If you've relied on hypnobirthing to help you during labour and birth, it might not surprise you to learn that it's growing in popularity. Indeed, hospitals are reporting a sharp rise in the number of women wishing to take hypnobirthing classes as part of their antenatal care.
In case you've missed the story, the Guardian reports:
"Hospitals around the country are reporting a steep rise in the demand for classes in hypnobirthing, which focuses on relaxation and self-hypnosis during the birth process. When Colchester Hospital University NHS Trust in Essex began offering hypnobirthing classes in 2012, it was running one class a month, teaching about 48 women a year. After steady increases in 2013 and 2014, the trust made the decision to offer the course for free. They now run 10 hypnobirthing courses a month and predict they will instruct between 720 and 960 women in hypnobirthing in 2015."
When my lads were born I'd never heard of hypnobirthing but by the time I was expecting my third child, a hypnobirthing class was on offer as part of my local antenatal care.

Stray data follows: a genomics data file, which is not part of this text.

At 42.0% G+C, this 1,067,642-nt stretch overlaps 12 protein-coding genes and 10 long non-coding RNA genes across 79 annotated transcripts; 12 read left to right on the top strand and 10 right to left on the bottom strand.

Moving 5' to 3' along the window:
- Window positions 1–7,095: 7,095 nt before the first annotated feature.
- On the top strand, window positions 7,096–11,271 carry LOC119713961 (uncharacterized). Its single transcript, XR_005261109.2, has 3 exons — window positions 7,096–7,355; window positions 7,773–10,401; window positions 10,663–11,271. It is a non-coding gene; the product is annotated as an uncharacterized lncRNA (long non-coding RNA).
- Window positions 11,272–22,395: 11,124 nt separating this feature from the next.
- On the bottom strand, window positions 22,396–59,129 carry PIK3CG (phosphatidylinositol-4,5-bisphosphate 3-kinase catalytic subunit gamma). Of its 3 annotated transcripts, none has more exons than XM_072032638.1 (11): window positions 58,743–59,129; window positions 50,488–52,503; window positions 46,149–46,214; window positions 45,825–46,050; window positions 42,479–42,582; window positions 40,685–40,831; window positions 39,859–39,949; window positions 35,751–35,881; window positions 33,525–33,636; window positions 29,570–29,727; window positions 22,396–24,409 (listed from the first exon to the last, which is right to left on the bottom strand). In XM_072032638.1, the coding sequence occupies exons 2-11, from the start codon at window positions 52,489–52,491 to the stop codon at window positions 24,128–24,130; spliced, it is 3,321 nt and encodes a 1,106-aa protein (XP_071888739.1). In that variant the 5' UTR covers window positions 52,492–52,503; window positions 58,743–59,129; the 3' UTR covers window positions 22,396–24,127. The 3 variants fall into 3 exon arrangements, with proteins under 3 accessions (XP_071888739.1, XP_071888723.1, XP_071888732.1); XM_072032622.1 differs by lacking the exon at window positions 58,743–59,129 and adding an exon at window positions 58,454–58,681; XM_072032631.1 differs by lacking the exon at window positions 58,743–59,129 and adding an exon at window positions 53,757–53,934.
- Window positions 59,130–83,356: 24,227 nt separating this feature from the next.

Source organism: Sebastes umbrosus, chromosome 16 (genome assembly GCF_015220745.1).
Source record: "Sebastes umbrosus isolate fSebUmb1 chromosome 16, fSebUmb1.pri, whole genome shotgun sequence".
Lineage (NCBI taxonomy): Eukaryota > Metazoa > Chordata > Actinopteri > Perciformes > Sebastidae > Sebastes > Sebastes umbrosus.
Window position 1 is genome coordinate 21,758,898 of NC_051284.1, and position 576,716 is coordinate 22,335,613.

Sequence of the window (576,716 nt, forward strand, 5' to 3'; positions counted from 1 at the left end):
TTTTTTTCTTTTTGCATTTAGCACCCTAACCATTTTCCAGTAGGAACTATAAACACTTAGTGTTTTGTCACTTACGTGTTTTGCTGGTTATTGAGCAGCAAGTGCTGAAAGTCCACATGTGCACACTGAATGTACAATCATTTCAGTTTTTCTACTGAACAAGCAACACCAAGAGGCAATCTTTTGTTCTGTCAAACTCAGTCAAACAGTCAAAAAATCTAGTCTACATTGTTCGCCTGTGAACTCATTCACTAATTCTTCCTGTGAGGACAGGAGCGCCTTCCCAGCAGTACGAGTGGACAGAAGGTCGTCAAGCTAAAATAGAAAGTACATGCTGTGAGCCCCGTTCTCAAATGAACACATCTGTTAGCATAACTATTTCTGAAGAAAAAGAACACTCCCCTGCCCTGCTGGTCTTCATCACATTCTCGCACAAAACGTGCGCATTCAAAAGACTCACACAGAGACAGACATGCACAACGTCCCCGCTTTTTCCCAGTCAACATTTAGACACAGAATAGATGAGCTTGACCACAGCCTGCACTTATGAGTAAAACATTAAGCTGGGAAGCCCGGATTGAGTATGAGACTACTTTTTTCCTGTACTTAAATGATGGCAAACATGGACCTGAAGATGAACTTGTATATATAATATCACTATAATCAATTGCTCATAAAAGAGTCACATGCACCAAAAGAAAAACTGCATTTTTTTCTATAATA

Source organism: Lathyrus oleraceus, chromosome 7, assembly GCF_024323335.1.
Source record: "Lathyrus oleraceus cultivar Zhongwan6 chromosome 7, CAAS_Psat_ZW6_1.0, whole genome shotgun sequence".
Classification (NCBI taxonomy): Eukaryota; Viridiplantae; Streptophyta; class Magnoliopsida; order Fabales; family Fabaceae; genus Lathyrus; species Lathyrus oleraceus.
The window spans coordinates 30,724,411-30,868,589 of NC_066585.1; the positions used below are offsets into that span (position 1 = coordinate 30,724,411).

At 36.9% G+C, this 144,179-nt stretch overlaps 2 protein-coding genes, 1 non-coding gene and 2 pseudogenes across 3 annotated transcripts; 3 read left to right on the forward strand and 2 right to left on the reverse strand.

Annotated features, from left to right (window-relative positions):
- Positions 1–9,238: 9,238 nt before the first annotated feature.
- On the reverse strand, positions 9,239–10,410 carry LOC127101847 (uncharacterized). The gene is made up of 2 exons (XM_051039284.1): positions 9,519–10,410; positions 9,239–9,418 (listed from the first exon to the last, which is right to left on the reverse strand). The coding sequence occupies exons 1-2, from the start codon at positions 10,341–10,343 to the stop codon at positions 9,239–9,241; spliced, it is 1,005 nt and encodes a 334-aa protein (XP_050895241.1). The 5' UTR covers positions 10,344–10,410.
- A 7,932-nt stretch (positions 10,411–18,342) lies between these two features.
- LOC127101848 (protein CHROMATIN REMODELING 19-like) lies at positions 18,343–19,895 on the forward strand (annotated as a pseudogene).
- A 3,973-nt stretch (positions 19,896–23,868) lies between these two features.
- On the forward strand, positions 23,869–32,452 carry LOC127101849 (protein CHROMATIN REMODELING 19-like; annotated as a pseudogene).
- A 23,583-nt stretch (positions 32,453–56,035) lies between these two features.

I don't mind admitting that I was seriously sceptical about the whole thing at first, and even as I listened to my CD of positive birth affirmations (yes, really...) as I fell asleep each night towards the end of my pregnancy, I wasn't sure that it wasn't all a bit, well, weird.
And while I'm not about to bore you with all the gory details of my labour experience, suffice it to say that I credit hypnobirthing with the fact that I had a quick, natural labour which was overall a very calm and peaceful experience.
Now I don't say that to gloat - having been present with a friend when her labour went awry, I know that hypnobirthing isn't some kind of magic trick or fast track to a pain-free labour or delivery.
But while my contractions - or surges, as hypnobirthers prefer to call them - were far from painless, I do think the combination of hypnobirthing classes, affirmations, relaxation techniques and breathing exercises all conspired to help me approach labour in a much more relaxed state than usual.
I also love the fact that hypnobirthing is gaining ground with mums-to-be because of word of mouth - there's something really refreshing about the idea of mums finding and sharing techniques that help them through labour.
We'd love to hear your hypnobirthing thoughts and experiences - share them in the comments or over on our Facebook page. Did it help you during labour ? Was yours 'pain-free' or was hypnobirthing more about helping you prepare and feel calm and relaxed for giving birth?